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    East Dean
(Fishing and Wrecking)

Name Derivation

General Details

East Dean lies in a steep valley on the South Downs, it is split by the busy tourist coast road. The modern part of the village lies to the north of the road, and the old part of the village to the south.

The village was settled in early Saxon times initially by Aelle and his sons then through the Kings of Wessex to Alfred the Great who had a manor here.

The manor of Birling has very likely been in existance since Saxon times as a fishing and farming community, with the village protected by the surrounding Downs .

The flint church has a Saxon tower, and was improved by the Normans after the conquest in 1066 .

The 1300's brought the constant threat of French Raids, which destroyed the crops and killed the local people, it is believed that the locals hid in the church when raided.

The village is closely tied to the Bardolf family, who took over Birling Manor in 1257, when William married Juliana Gurney and gained the manor as part of her dowery.

In 1267 William was granted a licence to hold a weekly market and annual fair by King Henry III .

In the early 1400's Hugh Bardolf son of William and Juliana took part in the revolt against King Henry IV and was killed. The King seized the lands back from the family in 1406 due to Hughs treason. Later the King granted the lands back to the Bardolfs, unfortunately a later Lord William fought for the Lancastrians against King Edward IV and lost. The lands were forfeited again, and the family never again held power in the area.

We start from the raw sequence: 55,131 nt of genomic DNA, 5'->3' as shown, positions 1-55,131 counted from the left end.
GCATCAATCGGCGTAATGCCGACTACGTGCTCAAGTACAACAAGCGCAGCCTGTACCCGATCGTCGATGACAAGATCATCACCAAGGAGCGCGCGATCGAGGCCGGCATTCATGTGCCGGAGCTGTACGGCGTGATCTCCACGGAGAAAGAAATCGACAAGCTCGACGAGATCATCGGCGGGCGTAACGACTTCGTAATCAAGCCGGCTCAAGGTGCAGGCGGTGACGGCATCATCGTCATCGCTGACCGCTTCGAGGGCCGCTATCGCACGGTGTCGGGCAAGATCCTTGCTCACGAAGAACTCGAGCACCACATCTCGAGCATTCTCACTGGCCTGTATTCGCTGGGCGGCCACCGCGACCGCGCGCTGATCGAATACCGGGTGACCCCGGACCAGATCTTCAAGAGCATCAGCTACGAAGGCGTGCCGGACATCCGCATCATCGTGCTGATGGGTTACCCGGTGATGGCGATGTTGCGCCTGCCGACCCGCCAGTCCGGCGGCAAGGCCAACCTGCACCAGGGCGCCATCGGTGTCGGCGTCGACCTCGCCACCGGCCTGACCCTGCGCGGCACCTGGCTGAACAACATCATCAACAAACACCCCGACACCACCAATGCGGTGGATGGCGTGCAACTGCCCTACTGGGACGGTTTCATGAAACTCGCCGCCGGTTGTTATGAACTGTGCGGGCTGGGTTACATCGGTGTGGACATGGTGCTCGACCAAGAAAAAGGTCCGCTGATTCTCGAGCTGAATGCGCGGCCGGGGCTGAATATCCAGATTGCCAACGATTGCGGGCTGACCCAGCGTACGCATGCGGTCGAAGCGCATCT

The coastline in this area was treacherous for sailors, and many ships were driven ashore onto the rocks, the village quite often enjoyed the benefits of the sailors bad luck. The area on the edge of the cliffs at Birling Gap were perfect for smugglers and wreckers . Many ships were also deliberately wrecked by fake lights being hung on the cliffs so that unsuspecting seamen thought they were near Eastbourne or Newhaven .

The local smuggler James Dippery who lived in the village gained an enormous fortune from smuggling in the early 1800's. He was arrested by the Customs and Excise and sent for trial, where in return for his freedom, he informed on his collegues who were deported to Australia. He still had most of his fortune, and retired a rich man. In the late 1800's the village had the first cable office in Britain which provided electrical communication to the continent via an undersea cable.

The churchyard contains an unusual Tapsell Gate , produced by a carpenter from Mountfield in the mid 1700's. It rotates on a post, in a similar way to the design of a Post Mill .


East Dean has a few local village services, but the main shopping centre lies about 5 miles to the east in Eastbourne , which is also where the nearest train service starts.


East Dean lies in a valley in the South Downs and is well hidden the views from all around are downland farmland views which are very pretty.

The area just up the hill from the church is a very pretty area, with rows of small cottages and the village public house providing the sights.

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